Designing an effective P2P system for a VoD system to exploit the multicast communication
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A distributed video-on-demand system (DVoD) with multiple server-nodes is a cost-effective and faulttolerant solution for a high scalable enterprise video-on-demand (VoD) system. However, such a serveroriented design is highly vulnerable to workload variations given that the service capacity is limited. Peer-to-Peer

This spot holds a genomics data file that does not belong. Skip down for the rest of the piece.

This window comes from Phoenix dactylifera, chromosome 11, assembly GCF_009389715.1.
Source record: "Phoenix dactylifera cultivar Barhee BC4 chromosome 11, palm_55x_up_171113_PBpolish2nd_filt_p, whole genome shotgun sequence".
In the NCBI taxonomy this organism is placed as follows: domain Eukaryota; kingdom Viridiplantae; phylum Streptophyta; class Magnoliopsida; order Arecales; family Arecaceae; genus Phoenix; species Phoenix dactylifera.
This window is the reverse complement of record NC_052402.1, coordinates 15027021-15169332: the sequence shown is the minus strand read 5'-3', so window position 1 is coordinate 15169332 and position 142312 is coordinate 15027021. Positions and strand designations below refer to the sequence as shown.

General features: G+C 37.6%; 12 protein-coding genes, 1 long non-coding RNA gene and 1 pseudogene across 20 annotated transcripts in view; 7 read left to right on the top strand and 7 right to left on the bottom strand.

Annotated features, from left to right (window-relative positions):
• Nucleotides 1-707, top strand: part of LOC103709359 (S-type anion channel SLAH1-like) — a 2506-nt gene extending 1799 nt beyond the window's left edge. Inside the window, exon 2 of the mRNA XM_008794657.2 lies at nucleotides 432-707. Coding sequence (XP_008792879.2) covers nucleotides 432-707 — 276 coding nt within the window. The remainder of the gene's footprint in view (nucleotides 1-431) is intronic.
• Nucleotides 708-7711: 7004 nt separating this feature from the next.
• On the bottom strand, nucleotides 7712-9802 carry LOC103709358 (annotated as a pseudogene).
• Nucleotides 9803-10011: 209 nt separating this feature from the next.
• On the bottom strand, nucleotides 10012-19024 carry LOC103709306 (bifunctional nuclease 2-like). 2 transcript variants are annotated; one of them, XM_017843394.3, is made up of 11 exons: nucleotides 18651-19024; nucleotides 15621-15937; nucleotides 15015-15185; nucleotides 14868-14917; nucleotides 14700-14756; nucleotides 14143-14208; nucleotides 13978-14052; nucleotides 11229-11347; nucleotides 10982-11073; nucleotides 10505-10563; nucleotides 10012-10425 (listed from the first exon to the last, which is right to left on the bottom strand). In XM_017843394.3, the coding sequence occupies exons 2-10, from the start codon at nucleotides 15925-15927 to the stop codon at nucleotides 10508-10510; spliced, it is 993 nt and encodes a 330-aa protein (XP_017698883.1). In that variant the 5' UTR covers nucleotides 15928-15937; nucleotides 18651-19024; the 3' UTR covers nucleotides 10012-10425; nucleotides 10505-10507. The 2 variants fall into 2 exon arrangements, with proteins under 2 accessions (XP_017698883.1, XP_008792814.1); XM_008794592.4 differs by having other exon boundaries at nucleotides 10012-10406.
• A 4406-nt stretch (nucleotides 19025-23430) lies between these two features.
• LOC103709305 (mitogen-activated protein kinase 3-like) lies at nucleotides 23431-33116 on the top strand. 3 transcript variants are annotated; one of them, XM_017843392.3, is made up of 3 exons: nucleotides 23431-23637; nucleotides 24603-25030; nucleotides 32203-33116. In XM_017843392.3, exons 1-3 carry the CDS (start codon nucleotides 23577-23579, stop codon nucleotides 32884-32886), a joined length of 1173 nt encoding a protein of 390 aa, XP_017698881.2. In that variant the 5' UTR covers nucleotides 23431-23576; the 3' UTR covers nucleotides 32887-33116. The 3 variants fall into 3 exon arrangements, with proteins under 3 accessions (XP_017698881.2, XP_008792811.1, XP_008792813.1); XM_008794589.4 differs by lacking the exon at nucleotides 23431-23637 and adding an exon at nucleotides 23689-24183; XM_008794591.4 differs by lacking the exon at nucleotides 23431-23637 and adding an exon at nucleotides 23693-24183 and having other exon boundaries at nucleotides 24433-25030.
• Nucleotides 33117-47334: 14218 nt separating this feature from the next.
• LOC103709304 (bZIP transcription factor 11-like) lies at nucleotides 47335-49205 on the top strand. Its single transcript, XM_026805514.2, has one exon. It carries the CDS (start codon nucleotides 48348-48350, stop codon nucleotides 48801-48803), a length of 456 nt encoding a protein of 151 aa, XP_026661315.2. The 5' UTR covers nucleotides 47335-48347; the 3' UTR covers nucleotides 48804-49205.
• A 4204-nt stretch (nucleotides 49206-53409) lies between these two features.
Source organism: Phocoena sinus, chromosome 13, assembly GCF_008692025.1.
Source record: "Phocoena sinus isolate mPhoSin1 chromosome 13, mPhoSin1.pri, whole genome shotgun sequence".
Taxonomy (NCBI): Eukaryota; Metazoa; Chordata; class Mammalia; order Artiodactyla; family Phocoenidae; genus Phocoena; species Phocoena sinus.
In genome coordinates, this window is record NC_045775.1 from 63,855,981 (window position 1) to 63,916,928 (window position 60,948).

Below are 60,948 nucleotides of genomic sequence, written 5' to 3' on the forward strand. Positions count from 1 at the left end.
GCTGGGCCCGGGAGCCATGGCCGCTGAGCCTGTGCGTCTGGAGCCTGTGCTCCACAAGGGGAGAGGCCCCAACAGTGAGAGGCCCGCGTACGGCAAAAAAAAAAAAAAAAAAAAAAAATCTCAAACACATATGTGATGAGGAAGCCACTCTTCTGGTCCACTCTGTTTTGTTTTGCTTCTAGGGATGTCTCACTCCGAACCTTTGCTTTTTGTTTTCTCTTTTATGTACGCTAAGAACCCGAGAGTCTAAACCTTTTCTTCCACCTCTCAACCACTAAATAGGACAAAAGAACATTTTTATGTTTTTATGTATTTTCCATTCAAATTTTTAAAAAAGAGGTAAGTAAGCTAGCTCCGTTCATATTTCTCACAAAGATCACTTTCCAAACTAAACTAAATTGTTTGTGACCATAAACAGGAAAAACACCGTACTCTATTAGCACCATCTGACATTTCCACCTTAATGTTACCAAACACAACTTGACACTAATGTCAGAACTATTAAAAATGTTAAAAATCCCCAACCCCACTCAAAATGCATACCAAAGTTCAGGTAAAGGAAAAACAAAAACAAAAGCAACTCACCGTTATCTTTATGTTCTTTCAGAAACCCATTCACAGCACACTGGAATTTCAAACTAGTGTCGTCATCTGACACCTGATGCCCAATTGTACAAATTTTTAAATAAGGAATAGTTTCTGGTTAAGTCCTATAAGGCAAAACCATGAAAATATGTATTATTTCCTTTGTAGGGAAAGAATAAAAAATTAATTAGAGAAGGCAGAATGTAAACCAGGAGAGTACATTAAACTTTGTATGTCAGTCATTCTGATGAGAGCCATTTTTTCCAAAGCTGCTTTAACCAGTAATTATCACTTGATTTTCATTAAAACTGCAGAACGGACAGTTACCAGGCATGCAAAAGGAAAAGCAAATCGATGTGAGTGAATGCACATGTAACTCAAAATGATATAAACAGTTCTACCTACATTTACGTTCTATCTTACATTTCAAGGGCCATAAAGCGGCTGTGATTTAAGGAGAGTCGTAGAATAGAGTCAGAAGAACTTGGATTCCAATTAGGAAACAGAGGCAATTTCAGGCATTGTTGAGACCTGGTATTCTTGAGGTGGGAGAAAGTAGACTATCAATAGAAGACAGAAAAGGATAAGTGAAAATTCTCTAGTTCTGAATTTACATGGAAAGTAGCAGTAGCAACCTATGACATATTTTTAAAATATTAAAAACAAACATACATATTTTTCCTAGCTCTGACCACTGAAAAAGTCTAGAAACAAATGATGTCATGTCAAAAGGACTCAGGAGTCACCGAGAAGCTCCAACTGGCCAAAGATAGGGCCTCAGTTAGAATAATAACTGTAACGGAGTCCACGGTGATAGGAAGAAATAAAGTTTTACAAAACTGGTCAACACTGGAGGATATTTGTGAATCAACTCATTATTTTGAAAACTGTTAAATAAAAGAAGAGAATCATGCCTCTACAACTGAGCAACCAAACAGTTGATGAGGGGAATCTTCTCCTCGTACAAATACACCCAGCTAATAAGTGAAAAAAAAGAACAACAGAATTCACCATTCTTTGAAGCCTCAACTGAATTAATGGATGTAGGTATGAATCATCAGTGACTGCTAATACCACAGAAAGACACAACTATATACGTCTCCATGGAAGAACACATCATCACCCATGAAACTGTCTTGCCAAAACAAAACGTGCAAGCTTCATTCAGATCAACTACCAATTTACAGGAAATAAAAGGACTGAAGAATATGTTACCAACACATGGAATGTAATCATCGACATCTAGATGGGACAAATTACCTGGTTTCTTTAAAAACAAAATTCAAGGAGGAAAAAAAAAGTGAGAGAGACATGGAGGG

(P2P) has been introduced as an architectural solution with self-growing capacity. However, the characteristics of a pure P2P system such as the peer transient nature and high network overhead make this kind of architecture unsuitable for a fully interactive VoD system. In this paper, we propose a new efficient integrated VoD architecture, called DPn2P m, that combines DVoD with a P2P system and multicast communications. The DVoD’s server-nodes provide a minimum required quality of service (QoS) and the P2P system is able to offer the mechanism to increase the system service capacity according to client demands. Multicast communication, wherever it is possible, is effectively exploited by our P2P system. In our design, each client is able to send video information to a set of m clients using only one multicast channel. Furthermore, the collaboration mechanism is able to coordinate a set of clients to create one collaboration group to replace the server, providing an extensive, efficient and low network-overhead collaboration mechanism from n-peers to m-peers. Regardless of the video the client is watching, our P2P scheme allows every active client to collaborate with the server. The P2P scheme is complemented with recovery mechanisms that are able to replace the failed client before affecting the QoS, offering continuous playback. The proposed approach has been broadly evaluated, firstly using a mathematical model to derive the theoretical performance and secondly using a simulation environment to analyze the system’s dynamic behavior, the VCR interaction impact and the client failures. Comparing DPn2P m with other DVoD architectures and the most relevant P2P delivery policies, we show that our design is an improvement on previous solutions, providing a higher scalability.